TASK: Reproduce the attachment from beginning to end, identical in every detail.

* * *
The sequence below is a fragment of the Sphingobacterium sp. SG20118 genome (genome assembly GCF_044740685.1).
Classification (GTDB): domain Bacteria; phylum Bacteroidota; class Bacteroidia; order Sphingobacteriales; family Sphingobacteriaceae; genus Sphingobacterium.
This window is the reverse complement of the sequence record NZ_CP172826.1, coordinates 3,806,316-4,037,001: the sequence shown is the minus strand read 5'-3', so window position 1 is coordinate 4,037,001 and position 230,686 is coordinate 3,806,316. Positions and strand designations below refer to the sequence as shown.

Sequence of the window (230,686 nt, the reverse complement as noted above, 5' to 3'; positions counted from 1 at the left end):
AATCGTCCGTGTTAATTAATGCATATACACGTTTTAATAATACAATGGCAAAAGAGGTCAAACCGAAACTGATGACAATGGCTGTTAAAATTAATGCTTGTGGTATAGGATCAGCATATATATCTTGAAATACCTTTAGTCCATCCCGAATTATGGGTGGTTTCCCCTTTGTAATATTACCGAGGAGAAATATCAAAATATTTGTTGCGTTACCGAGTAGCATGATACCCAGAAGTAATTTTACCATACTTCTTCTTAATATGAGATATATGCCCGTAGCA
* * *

The sequence below is a fragment of the Sphingobacterium sp. SG20118 genome (genome assembly GCF_044740685.1).
Classification (GTDB): domain Bacteria; phylum Bacteroidota; class Bacteroidia; order Sphingobacteriales; family Sphingobacteriaceae; genus Sphingobacterium.
This window is the reverse complement of the sequence record NZ_CP172826.1, coordinates 3,806,316-4,037,001: the sequence shown is the minus strand read 5'-3', so window position 1 is coordinate 4,037,001 and position 230,686 is coordinate 3,806,316. Positions and strand designations below refer to the sequence as shown.

Sequence of the window (230,686 nt, the reverse complement as noted above, 5' to 3'; positions counted from 1 at the left end):
AATCGTCCGTGTTAATTAATGCATATACACGTTTTAATAATACAATGGCAAAAGAGGTCAAACCGAAACTGATGACAATGGCTGTTAAAATTAATGCTTGTGGTATAGGATCAGCATATATATCTTGAAATACCTTTAGTCCATCCCGAATTATGGGTGGTTTCCCCTTTGTAATATTACCGAGGAGAAATATCAAAATATTTGTTGCGTTACCGAGTAGCATGATACCCAGAAGTAATTTTACCATACTTCTTCTTAATATGAGATATATGCCCGTAGCA